Walter Mondale tries to look hip.

Walter Mondale tries to look hip.

Walter Mondale tries to look hip.

Politics and policy.
Oct. 31 2002 2:26 AM

Frisky Fritz

Walter Mondale tries to look hip.

Illustration by Mark Alan Stamaty

The State Theatre in downtown Minneapolis is 81 years old. Its décor—gold trim, columns, statues, balconies flanking the stage, a giant nude mural on the partly domed ceiling—hearkens back centuries. Each row of seats is bordered in that off-white color your grandmother had on her walls. It seems the perfect place to nominate Fritz Mondale.

William Saletan William Saletan

Will Saletan writes about politics, science, technology, and other stuff for Slate. He’s the author of Bearing Right.

In theory, the hundreds of members of the State Central Committee of the Democratic Farmer Labor Party—that's what Minnesotans call their state Democratic Party—are convening here to debate whom to put on the ballot in the U.S. Senate race now that Sen. Paul Wellstone has died in a plane crash. In reality, the game is fixed. Everyone's known for days that the party wants Mondale. This morning, it leaked the text of a letter in which he affirmed his interest. Before tonight's meeting, people were out front selling Mondale buttons. There's as much suspense here as you'll find at an average wedding.


That's no guarantee that things will go according to plan. Last night, DFL activists congregated at an arena a few blocks from here for what was supposed to be a memorial service for Wellstone. They've been roundly castigated for converting that event into a political rally. The theater they're in tonight, which was liberated 17 years ago from a religious sect that had covered up its nude art, is a safer place to bare their partisan passion. "As was said last night, we will win," DFL chairman Mike Erlandson tells the assembled delegates. They chant back, "We will win!'

Erlandson opens the floor to nominations for the Senate seat. Four delegates rise in unison and introduce themselves. It turns out they're from four different parts of the state, yet each of them is for Mondale. What a coincidence. Everyone stands up and begins shouting, "We want Fritz! We want Fritz!" With the perfunctory nonchalance of a clergyman asking why these two people should not be married, Erlandson asks whether there are any other nominations. "NOOOOO!" shouts the crowd. Erlandson asks who's in favor of closing the nomination process. "AYE!" answers the crowd.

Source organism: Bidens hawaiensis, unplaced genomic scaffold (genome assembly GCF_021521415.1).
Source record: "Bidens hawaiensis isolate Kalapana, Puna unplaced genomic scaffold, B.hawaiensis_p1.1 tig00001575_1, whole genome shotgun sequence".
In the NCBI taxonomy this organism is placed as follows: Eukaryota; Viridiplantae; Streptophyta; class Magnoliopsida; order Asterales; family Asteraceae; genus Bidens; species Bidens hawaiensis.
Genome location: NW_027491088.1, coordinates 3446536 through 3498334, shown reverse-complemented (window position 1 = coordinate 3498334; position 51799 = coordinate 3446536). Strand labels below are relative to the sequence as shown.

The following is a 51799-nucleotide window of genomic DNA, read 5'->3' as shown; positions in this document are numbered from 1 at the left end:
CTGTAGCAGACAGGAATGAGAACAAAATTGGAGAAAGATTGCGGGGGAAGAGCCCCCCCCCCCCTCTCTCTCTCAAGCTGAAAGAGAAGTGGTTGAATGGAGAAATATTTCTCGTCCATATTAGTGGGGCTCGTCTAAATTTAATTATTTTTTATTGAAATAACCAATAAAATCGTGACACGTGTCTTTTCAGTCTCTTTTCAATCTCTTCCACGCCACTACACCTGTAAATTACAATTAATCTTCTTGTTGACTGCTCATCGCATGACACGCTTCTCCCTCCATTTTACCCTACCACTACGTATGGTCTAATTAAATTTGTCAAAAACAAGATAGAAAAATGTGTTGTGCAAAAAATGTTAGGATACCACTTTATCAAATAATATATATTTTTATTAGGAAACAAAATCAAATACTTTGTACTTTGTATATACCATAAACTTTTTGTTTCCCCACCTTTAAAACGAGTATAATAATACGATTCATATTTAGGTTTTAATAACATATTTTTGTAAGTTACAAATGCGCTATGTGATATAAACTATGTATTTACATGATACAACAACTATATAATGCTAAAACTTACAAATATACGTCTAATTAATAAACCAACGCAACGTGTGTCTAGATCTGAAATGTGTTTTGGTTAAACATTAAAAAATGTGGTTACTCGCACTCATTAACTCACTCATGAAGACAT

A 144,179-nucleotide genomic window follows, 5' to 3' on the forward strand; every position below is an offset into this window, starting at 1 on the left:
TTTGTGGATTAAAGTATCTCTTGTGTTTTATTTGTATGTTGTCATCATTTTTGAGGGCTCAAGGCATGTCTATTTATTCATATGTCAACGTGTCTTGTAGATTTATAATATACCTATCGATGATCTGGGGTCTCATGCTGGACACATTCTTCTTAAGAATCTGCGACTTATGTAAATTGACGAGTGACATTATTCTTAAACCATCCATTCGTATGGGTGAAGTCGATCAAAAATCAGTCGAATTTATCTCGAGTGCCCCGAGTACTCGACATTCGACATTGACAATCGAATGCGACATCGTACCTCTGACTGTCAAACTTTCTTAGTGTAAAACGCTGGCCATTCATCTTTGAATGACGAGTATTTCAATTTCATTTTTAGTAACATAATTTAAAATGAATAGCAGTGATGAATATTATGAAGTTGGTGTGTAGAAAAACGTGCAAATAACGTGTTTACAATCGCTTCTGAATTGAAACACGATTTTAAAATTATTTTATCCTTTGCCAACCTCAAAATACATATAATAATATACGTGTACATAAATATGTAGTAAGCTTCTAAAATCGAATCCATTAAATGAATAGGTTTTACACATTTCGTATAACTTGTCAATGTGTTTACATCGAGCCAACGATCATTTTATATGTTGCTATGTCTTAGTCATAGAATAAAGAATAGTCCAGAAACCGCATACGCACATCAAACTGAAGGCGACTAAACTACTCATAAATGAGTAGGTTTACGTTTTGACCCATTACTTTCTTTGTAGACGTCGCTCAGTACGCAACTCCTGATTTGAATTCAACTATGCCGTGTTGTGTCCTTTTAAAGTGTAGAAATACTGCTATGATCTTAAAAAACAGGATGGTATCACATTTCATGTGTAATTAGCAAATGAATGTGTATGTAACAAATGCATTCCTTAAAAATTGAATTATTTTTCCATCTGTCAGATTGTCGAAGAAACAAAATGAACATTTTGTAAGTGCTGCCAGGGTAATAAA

With that, the groom is summoned. Flanked by Wellstone aides, Mondale appears at the back of the theater. He does not look shocked. Nor does he look frail. This morning, the Republican senatorial nominee, Norm Coleman, dismissed Mondale as the candidate of the past. Tonight's event has been scripted to make Mondale look spry. A U2 song plays over the sound system as he walks down the aisle, shaking hands. Erlandson joked in his opening remarks that the theater's operators had put an extra coat of paint on it for the evening. But as Mondale comes closer, it looks like he's the one wearing fresh paint.

Mondale isn't a hugger or kisser. He doesn't even smile much. As he ascends to the podium and accepts the nomination, the physical characteristics he patented in the late '70s and early '80s—the tight lips, the owlish beak, the Methodist stiffness, the chalkboard-scraping voice—return to the national stage. He speaks like an old man. He always did. But he's got the one important thing Wellstone lacks: He's still breathing.

Mondale recites his qualifications: He thinks like Wellstone, he knows the state, he knows the Senate, he knows the White House. "I proudly saved—served our country for many years," he says, correcting himself. He talks about education, science, jobs, the environment, prescription drugs. He rips corporate crime and the Bush tax cut. He says he's running "because our national politics desperately needs balance." In other words, he wants to keep the Senate in Democratic hands.

On foreign policy, he goes retro. He calls for more consultation with allies and more cultivation of international goodwill. "That's the belief that won Jimmy Carter the Nobel Peace Prize," he says. Somewhere, a focus group of 25- to 34-year-olds is scratching its heads. Jimmy Carter? Wasn't he the dude who crashed those helicopters in Iran?

As Mondale finishes, his wife, children, and grandchildren join him onstage. The U2 beat resumes. A curtain rises behind him, revealing a regiment of college-age Wellstone volunteers in green shirts and blue jeans. Mondale mingles with them, then crosses the stage to high-five his grandkids. He bends his knees to show the crowd how much he's getting into it. Go, Grandpa, go.